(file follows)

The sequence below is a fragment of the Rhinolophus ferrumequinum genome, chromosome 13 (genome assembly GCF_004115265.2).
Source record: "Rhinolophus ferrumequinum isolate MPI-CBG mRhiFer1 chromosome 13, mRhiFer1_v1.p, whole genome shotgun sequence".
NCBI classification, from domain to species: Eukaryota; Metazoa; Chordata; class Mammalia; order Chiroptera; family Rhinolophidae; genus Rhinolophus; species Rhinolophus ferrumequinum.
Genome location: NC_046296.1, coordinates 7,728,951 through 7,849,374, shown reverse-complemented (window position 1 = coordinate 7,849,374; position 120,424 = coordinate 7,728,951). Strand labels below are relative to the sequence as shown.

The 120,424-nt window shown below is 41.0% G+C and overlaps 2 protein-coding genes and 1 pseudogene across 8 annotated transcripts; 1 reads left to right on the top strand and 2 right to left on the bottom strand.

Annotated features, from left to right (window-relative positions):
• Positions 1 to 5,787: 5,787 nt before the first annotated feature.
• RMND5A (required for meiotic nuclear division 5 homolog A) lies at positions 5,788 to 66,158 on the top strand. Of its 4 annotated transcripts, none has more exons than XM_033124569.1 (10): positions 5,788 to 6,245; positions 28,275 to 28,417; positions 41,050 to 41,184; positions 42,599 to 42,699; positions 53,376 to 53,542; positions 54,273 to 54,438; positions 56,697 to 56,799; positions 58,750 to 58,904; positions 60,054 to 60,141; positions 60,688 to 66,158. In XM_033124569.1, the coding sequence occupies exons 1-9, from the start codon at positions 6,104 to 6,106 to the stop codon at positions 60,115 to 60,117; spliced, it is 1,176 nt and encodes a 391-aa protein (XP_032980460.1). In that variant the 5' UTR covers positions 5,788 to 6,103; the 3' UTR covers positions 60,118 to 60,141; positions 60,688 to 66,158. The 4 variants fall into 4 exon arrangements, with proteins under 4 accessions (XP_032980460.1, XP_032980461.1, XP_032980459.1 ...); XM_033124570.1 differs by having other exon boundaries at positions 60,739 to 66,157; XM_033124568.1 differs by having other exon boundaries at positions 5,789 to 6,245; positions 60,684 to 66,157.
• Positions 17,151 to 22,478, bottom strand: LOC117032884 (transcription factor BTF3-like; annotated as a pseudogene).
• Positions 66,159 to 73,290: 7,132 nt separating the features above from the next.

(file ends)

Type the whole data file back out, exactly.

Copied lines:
The sequence below is a fragment of the Rhinolophus ferrumequinum genome, chromosome 13 (genome assembly GCF_004115265.2).
Source record: "Rhinolophus ferrumequinum isolate MPI-CBG mRhiFer1 chromosome 13, mRhiFer1_v1.p, whole genome shotgun sequence".
NCBI classification, from domain to species: Eukaryota; Metazoa; Chordata; class Mammalia; order Chiroptera; family Rhinolophidae; genus Rhinolophus; species Rhinolophus ferrumequinum.
Genome location: NC_046296.1, coordinates 7,728,951 through 7,849,374, shown reverse-complemented (window position 1 = coordinate 7,849,374; position 120,424 = coordinate 7,728,951). Strand labels below are relative to the sequence as shown.

The 120,424-nt window shown below is 41.0% G+C and overlaps 2 protein-coding genes and 1 pseudogene across 8 annotated transcripts; 1 reads left to right on the top strand and 2 right to left on the bottom strand.

Annotated features, from left to right (window-relative positions):
• Positions 1 to 5,787: 5,787 nt before the first annotated feature.
• RMND5A (required for meiotic nuclear division 5 homolog A) lies at positions 5,788 to 66,158 on the top strand. Of its 4 annotated transcripts, none has more exons than XM_033124569.1 (10): positions 5,788 to 6,245; positions 28,275 to 28,417; positions 41,050 to 41,184; positions 42,599 to 42,699; positions 53,376 to 53,542; positions 54,273 to 54,438; positions 56,697 to 56,799; positions 58,750 to 58,904; positions 60,054 to 60,141; positions 60,688 to 66,158. In XM_033124569.1, the coding sequence occupies exons 1-9, from the start codon at positions 6,104 to 6,106 to the stop codon at positions 60,115 to 60,117; spliced, it is 1,176 nt and encodes a 391-aa protein (XP_032980460.1). In that variant the 5' UTR covers positions 5,788 to 6,103; the 3' UTR covers positions 60,118 to 60,141; positions 60,688 to 66,158. The 4 variants fall into 4 exon arrangements, with proteins under 4 accessions (XP_032980460.1, XP_032980461.1, XP_032980459.1 ...); XM_033124570.1 differs by having other exon boundaries at positions 60,739 to 66,157; XM_033124568.1 differs by having other exon boundaries at positions 5,789 to 6,245; positions 60,684 to 66,157.
• Positions 17,151 to 22,478, bottom strand: LOC117032884 (transcription factor BTF3-like; annotated as a pseudogene).
• Positions 66,159 to 73,290: 7,132 nt separating the features above from the next.